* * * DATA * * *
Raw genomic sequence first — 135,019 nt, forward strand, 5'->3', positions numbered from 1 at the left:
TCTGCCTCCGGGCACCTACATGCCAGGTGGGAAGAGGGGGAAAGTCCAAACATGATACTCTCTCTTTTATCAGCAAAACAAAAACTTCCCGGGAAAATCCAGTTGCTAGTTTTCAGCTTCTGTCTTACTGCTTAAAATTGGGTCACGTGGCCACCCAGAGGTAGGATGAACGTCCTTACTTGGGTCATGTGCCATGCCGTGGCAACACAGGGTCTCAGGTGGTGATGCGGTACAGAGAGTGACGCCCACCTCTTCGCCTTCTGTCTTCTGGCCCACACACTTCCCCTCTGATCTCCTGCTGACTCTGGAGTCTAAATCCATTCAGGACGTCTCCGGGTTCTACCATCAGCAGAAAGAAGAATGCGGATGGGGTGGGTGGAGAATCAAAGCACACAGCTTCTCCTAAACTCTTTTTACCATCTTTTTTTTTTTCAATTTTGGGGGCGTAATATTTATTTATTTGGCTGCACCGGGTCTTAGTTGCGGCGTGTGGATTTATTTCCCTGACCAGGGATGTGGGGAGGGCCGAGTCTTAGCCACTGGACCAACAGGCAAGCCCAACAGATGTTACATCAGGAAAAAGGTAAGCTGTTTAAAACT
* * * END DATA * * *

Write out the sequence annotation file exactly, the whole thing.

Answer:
Raw genomic sequence first — 135,019 nt, forward strand, 5'->3', positions numbered from 1 at the left:
TCTGCCTCCGGGCACCTACATGCCAGGTGGGAAGAGGGGGAAAGTCCAAACATGATACTCTCTCTTTTATCAGCAAAACAAAAACTTCCCGGGAAAATCCAGTTGCTAGTTTTCAGCTTCTGTCTTACTGCTTAAAATTGGGTCACGTGGCCACCCAGAGGTAGGATGAACGTCCTTACTTGGGTCATGTGCCATGCCGTGGCAACACAGGGTCTCAGGTGGTGATGCGGTACAGAGAGTGACGCCCACCTCTTCGCCTTCTGTCTTCTGGCCCACACACTTCCCCTCTGATCTCCTGCTGACTCTGGAGTCTAAATCCATTCAGGACGTCTCCGGGTTCTACCATCAGCAGAAAGAAGAATGCGGATGGGGTGGGTGGAGAATCAAAGCACACAGCTTCTCCTAAACTCTTTTTACCATCTTTTTTTTTTTCAATTTTGGGGGCGTAATATTTATTTATTTGGCTGCACCGGGTCTTAGTTGCGGCGTGTGGATTTATTTCCCTGACCAGGGATGTGGGGAGGGCCGAGTCTTAGCCACTGGACCAACAGGCAAGCCCAACAGATGTTACATCAGGAAAAAGGTAAGCTGTTTAAAACT